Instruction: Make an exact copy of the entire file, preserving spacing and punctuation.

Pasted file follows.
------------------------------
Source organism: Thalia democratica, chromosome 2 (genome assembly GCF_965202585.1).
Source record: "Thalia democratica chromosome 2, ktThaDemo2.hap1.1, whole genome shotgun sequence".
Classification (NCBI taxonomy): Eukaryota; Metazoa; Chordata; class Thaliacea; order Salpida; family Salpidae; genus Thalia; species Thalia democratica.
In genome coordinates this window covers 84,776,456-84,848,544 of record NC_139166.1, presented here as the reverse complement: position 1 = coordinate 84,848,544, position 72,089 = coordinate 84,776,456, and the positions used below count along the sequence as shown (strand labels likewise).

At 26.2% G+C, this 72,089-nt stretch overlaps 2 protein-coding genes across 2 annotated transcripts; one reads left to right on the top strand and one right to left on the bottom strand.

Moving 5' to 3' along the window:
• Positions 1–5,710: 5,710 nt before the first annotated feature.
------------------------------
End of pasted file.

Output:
Source organism: Thalia democratica, chromosome 2 (genome assembly GCF_965202585.1).
Source record: "Thalia democratica chromosome 2, ktThaDemo2.hap1.1, whole genome shotgun sequence".
Classification (NCBI taxonomy): Eukaryota; Metazoa; Chordata; class Thaliacea; order Salpida; family Salpidae; genus Thalia; species Thalia democratica.
In genome coordinates this window covers 84,776,456-84,848,544 of record NC_139166.1, presented here as the reverse complement: position 1 = coordinate 84,848,544, position 72,089 = coordinate 84,776,456, and the positions used below count along the sequence as shown (strand labels likewise).

At 26.2% G+C, this 72,089-nt stretch overlaps 2 protein-coding genes across 2 annotated transcripts; one reads left to right on the top strand and one right to left on the bottom strand.

Moving 5' to 3' along the window:
• Positions 1–5,710: 5,710 nt before the first annotated feature.